My next question I had to answer once I overcame my ego, was why am I not answering these questions? This is easy, because it hurts, I don’t want to admit it was me who made the mistakes, that I am the one that is to blame for the L. Extreme Ownership is a book written by Jocko Willink, who is a former navy seal. In this incredible book he writes that everything that has ever happened in your life, is your fault, good or bad. If your forklift driver crashes the forklift into the wall, it is not his fault, but you as the owner, the buck stops with you. If you have provided the driver with enough training this shouldn’t have happened or perhaps the driver was over worked. The answer to this often is what if he is useless and cant be trained, then the ownership sits with you to part ways with the employee. Often a big error from an employee or red flags in a relationship is not the first time this happens but blaming the other party is easier. By taking complete ownership you are in control and the power lies with you, as scary as this proposal is, having done this for the last couple of years I can tell you its freeing. It is not a one time fixes all, I still find myself easily blaming others, but constantly working at getting better on taking ownership.


Richard Branson is famous for discussing his failures such as Virgin Cola, Virgin Brides and Virgin pulse just to name a few. Branson however often discusses what he learnt from these failures, fun he had and one big success is finding great staff that could work in other companies. Did you know Twitter almost didn’t exist? Twitter was originally called Odeo and funded as a podcasting platform. The aim was to take on Podcasts from Apple as the premium platform to consume podcasts, however they didn’t make a big impact against Apple and the company admitted failure but with 14 full-time employees the idea of Twitter was pitched and the company pivoted to twitter. However it is clear that they learnt from their failure at Odeo and used the the developer team and what they have learnt to create Twitter as we know if today.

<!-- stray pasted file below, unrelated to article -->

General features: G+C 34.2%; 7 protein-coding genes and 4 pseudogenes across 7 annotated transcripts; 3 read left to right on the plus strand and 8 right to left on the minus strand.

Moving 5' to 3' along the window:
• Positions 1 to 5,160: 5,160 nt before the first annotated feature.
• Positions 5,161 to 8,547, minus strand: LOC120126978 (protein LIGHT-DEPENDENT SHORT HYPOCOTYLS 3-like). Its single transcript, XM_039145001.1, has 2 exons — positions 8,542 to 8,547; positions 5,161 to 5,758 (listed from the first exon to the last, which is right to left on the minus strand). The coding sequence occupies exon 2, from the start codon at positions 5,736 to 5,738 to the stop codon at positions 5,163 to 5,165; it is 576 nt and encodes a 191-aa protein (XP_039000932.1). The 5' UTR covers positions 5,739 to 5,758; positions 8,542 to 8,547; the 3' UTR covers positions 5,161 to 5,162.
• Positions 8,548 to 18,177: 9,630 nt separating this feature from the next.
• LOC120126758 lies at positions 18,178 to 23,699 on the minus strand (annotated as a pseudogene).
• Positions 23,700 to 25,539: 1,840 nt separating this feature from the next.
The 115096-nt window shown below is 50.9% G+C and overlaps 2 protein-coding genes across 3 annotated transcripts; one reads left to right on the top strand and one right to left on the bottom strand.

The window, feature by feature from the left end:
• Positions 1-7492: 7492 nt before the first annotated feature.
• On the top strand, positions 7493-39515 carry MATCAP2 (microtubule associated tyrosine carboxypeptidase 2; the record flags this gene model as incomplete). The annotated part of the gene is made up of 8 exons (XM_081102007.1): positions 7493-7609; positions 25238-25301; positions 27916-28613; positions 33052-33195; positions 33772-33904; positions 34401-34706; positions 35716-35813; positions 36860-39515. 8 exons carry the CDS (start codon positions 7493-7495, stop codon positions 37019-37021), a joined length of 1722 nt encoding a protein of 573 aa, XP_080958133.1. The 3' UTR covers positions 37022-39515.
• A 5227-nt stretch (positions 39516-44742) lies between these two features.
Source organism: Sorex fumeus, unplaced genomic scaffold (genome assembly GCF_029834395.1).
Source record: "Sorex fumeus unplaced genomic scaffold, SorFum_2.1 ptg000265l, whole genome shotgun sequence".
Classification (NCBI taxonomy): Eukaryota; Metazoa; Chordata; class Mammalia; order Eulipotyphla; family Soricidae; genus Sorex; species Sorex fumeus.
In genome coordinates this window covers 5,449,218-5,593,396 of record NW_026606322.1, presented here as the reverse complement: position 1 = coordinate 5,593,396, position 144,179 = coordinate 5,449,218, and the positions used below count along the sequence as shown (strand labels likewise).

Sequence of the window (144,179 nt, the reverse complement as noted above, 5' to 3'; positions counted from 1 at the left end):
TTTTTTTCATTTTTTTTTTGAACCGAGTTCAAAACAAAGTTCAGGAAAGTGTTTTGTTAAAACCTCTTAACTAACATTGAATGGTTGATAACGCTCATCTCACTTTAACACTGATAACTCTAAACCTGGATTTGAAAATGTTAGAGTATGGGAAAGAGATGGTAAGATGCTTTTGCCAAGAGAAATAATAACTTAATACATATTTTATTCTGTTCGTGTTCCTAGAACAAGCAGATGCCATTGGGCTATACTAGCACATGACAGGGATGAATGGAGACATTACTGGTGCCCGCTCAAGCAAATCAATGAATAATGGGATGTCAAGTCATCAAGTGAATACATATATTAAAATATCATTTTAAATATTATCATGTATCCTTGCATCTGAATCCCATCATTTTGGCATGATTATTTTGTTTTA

We live in a world where disruption is key and disrupting your opposition or waiting for the new tech to come along and disrupt our own business. Covid did this to a lot of our business, one of my businesses provides office furniture and Covid make me ask a lot of questions and what will the office of the future look like if any and will they still have the requirement for furniture? I constantly analyse these questions and not only waiting for the outside world to disrupt our industry, but looking how we can disrupt our own industry and business.


One of the prime examples of disrupting your own business is the Walt Disney group. The CEO at the time, Robert Iger, wanted to create Disney+, Disney’s own streaming service. This would mean he would lose millions of dollars in revenue from licensing deals with other channels to use the Disney content solely on their own streaming platform. He received big pushback from the board as it would severely hurt their revenue model. Iger was convinced it was the right move and after much convincing moved ahead. He said he was not waiting for someone to disrupt their model he would rather disrupt his own business. It took him less than a year to build Disney+ to a bigger revenue generator than their licensing deals.


Imagine the self awareness and guts to take on a board from a multi billion dollar company. Iger was clearly not afraid of loss, and has learnt much from his previous losses. Don’t wait for an external factor to disrupt your business, you be the disrupter, and if fear drives you, just make sure you start to love losing. Not just losing but learning from your losses!


Happy losing!


Embracing your losses!